About this Artist
ADAM FISCHER was born in Budapest and attended the School of Music there, with further conducting and composition studies in Budapest and Vienna, with Hans Swarowsky. Awarded a joint first prize in the l973 Milan Cantelli Competition, he then held posts at Graz Opera, Karlsruhe, and Freiburg, where he was General Music Director. His association with the Vienna State Opera began that year. Between 1987 and 1992, Fischer was Music Director of Kassel Opera and in July 1989 he presented and conducted the first Gustav Mahler Festival (of which he is founder and Artistic Director) in Kassel. For this he created a new orchestra and obtained substantial support from the German government. This Festival continues to flourish. He conducts many productions for the Zurich Opera, with such international stars as Thomas Hampson, Edita Gruberova, and Cecilia Bartoli. Recent seasons have included L’anima del filosofo (Haydn), Cenerentola, and Matrimonio segreto (Cimarosa) and a revival of their highly-successful Linda di Chamounix, with Gruberova, for television. In January 1997 Fischer also took the Hungarian State Symphony to Athens for a fully-staged production of Verdi’s Macbeth.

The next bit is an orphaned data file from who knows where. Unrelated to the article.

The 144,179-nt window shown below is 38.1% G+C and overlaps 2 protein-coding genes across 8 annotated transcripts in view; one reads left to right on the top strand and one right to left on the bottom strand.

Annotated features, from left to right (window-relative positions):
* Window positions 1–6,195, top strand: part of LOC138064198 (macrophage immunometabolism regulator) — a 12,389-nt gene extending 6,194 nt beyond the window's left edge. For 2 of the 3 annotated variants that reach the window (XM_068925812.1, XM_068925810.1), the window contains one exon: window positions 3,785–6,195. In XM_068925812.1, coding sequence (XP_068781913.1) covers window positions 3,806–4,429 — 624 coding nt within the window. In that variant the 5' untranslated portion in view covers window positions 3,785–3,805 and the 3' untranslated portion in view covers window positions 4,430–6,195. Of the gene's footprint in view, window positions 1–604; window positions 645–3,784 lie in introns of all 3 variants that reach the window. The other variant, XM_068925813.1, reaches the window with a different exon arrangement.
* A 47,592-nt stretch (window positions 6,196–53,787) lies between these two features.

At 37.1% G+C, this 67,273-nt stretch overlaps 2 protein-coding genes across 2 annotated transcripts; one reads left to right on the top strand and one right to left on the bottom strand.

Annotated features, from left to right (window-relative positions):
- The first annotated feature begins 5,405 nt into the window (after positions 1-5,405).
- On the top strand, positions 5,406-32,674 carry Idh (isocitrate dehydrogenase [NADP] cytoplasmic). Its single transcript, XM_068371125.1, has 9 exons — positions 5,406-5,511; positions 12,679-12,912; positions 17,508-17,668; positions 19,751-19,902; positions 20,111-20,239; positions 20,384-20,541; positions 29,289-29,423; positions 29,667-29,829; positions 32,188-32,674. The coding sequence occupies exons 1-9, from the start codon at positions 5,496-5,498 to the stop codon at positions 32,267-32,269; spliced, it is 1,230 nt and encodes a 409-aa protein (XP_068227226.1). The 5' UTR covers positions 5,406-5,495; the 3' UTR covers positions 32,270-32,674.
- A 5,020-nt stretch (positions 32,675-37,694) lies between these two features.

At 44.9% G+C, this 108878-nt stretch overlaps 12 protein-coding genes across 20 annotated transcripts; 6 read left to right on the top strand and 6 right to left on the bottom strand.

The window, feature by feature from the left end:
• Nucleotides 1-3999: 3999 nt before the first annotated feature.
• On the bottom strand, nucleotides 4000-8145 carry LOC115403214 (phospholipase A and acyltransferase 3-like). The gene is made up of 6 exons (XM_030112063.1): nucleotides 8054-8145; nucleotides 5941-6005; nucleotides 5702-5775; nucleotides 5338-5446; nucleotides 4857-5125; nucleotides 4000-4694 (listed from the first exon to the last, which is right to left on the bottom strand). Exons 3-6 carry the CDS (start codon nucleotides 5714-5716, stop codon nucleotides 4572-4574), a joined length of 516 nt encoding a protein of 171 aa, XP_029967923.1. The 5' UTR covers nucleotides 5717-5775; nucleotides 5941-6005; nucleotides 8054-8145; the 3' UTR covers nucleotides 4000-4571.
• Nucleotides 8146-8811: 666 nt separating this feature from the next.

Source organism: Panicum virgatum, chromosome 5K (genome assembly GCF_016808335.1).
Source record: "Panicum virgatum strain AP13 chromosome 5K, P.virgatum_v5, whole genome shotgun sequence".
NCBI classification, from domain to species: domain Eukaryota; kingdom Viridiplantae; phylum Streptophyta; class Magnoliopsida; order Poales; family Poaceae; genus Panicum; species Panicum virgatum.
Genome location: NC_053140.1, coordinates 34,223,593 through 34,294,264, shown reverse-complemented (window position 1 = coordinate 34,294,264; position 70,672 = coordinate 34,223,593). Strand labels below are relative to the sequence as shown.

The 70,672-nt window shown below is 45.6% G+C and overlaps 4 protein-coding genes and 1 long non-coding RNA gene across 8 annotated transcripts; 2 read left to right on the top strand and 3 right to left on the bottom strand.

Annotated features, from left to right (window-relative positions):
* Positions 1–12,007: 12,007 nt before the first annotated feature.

Fischer has conducted many orchestras, including the Vienna Philharmonic, l’Orchestre de Paris, the London Philharmonic, the Philharmonia, the Royal Philharmonic, the Danish Radio Symphony, the Dresden Philharmonic, the Zurich Tonhalle Orchestra, and the Bamberg Symphony. He also enjoys a close association with the Vienna Chamber Orchestra. His first Japanese tour was in l984; he has since returned regularly. Fischer made his Boston Symphony and Chicago Symphony debuts in 1984 and that year led the Hungarian State Symphony Orchestra’s U.S. tour. In 1987, Adam Fischer initiated the Austro-Hungarian Haydn Festival and Orchestra in Eisenstadt, Austria; he is currently Music Director of the Orchestra. The Festival is now internationally established and draws leading orchestras, ensembles, and soloists from around the world. With the Austro-Hungarian Haydn Orchestra, he is currently recording the complete Haydn symphonies for Nimbus. Fischer has also recorded for CBS, EMI, Hungaroton, and Delta. His BBC TV film of Bartók’s Bluebeard’s Castle with the LPO won the 1989 Italia Prize and the Royal Philharmonic Society and Charles Heidsieck prize for BBC Radio/TV/Video.